7 Tips for Going to Museum of the Bible in DC
Very grateful for getting to go to Museum of the Bible during its first week of opening with my family, and boy is it grand or what! It’s one of those epic experiences, punctuated with a spare-no-expense approach to build a world-class museum experience (perks of a privately-funded project). I know some people just want the bottom line, so here’s my best tips for having an even better time at Museum of the Bible, based on my first visit on Black Friday 2017.
Museum of the Bible—My Tips to Visitors
Best Parking is Closest
1. Getting there by Metro is the recommended way to go, very conveniently right there at the Federal Center station. But if you want to be frugal, i.e. you have more than 2 people going, driving can save some money. The closest parking is the garage that has a street address of 409 3rd St SW, Washington, DC, (with entrance at 319 Virginia Avenue SW, Washington , DC) & make your reservation online at parkme.com and print out your ticket to bring with you.
Going Early Means Less Waiting
2. Going early in the day was so worth it. We didn’t have to stand in line outside—which can be particularly uncomfortable in the winter and summer. We got timed-entry tickets with a family membership package. My guess is they’ll need to run timed-entry until the New Year, because the Bible is especially popular this time of year with Christmas and all. And, when we got to the coat check at 9:19am, it was already 2/3 full. Hint: if you don’t want to lug around your winter coat, get to Museum of the Bible early.
Bible Visualization and Storytelling
3. You must see the 3rd floor visual experiences. Simply amazing how they could tell the main story of the New Testament in 12 minutes and the Old Testament in 30 minutes. And, special creativity shined in the retelling of the Noah’s Ark, the rainbow of promise, the 10 plagues in Egypt, and the parted Red Sea. (No spoiler here,) These had timed-entry during our visit, not sure if that will continue even past the New Year; my hunch is that it will.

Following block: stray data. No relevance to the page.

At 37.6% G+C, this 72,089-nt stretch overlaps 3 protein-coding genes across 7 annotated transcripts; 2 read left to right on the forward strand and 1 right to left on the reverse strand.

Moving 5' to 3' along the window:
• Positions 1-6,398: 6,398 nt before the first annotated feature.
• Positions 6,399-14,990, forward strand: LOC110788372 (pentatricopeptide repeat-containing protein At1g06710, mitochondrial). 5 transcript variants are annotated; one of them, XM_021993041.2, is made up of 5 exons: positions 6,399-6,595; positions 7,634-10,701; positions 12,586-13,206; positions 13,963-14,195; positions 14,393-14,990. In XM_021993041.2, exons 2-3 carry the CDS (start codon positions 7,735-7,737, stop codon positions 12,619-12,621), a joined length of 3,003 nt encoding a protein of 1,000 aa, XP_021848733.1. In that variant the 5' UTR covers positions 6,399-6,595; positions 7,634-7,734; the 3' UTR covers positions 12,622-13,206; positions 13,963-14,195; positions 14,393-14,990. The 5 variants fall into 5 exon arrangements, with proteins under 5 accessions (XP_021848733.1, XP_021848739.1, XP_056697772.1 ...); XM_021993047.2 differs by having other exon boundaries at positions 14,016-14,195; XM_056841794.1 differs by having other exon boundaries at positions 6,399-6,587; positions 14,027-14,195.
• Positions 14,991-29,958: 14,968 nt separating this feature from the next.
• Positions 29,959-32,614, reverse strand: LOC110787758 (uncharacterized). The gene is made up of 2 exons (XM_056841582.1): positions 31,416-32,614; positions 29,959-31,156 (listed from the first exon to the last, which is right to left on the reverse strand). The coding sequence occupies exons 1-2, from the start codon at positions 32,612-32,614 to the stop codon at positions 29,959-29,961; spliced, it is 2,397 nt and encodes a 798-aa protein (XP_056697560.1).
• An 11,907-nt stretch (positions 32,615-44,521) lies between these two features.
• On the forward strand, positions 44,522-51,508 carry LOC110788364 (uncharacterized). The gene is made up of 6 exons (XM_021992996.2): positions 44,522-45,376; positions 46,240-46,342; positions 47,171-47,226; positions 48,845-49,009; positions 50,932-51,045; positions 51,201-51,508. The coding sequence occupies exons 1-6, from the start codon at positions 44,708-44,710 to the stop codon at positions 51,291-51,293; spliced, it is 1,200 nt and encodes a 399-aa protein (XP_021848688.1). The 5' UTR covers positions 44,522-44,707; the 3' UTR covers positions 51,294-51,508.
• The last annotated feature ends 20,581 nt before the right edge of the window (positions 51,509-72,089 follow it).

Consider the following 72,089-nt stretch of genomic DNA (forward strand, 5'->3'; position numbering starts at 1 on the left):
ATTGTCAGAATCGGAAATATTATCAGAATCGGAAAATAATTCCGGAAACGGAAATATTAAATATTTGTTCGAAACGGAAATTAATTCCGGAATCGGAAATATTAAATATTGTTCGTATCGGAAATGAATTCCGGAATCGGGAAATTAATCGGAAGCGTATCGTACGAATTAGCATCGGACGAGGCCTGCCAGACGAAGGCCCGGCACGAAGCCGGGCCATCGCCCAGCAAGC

Virtual Reality Ride for some
4. Side note on that out-of-place thrill ride called Washington Revelations, with a panoramic virtual ride above Washington DC. $8 per person for something that obviously isn’t Bible-related. Okay, I concede there are some Bible verses embedded in some DC landmarks, but I still stand by my uninformed opinion. Save the money for lunch.
Places to Eats at the Musuem
5. Speaking of lunch, you have 2 choices: there’s Manna’s restaurant on 6th floor with a menu of Mediterranean foods; they serve kosher items there too. Then there’s a Café on the 1st floor with grab-and-go foods: sandwiches (they had tuna salad and chicken salad, during our visit) or a egg & veggie salad. If you can time your lunch time to be off hour (we couldn’t), you might get shorter lines. For the record, we ate in the Café.
3 Most Engaging Exhibits
6. I’ll mention 3 notable exhibits: On the 4th floor, there’s a huge history of the Bible exhibit, but I confess I didn’t go. Heard it was huge; after all, there’s over 4,000 years of history to curate from. 2ndly, very powerful to see the 2nd floor exhibit about the impact of the Bible on so many areas of life. One comment got mentioned several times in the Impact of the Bible on America portion: different people did different things based on their conviction and interpretation of the Bible; good discussion starter, but sometimes it can get into heated debates, or worse, even riots and other terrible things. One thing for sure: this Bible is a very provocative book. 3rdly, happy to see the exhibit on Bible translation into 1,000+ languages around the world, with thousands more yet to be done. One of the video screens there said you can support and donate to the work of Bible translation more info at illumiNations.Bible. (Yes, that is a real domain name; innovative indeed.)
Should I Get Membership?
7. Membership to Museum of the Bible was so worth it: unlimited admission for a year and more—like getting your name etched permanently on One Million Names wall. The museum is actually free to enter, but a suggested donation of $10-$15 is suggested. Here’s a museum that I would visit many times, even though I’m not local. They say it would take 72 hours to see everything. That’s at least 9 visits.
Get the Back Story
bonus #1: read the back story in Cary Summer’s book, Lifting Up the Bible: The Story Behind Museum of the Bible. The autographed hardback print edition can be found in the Museum Gift Shop until they run out. Act fast.
Connecting for Social Media
bonus #2: if you know who to ask, you could get the WiFi password to the guest network, because the cell phone signal for me was very weak inside. Lots to share on social media during a visit. (I’d advise they don’t give the password out to all or run an open WiFi, so network speed won’t suffer)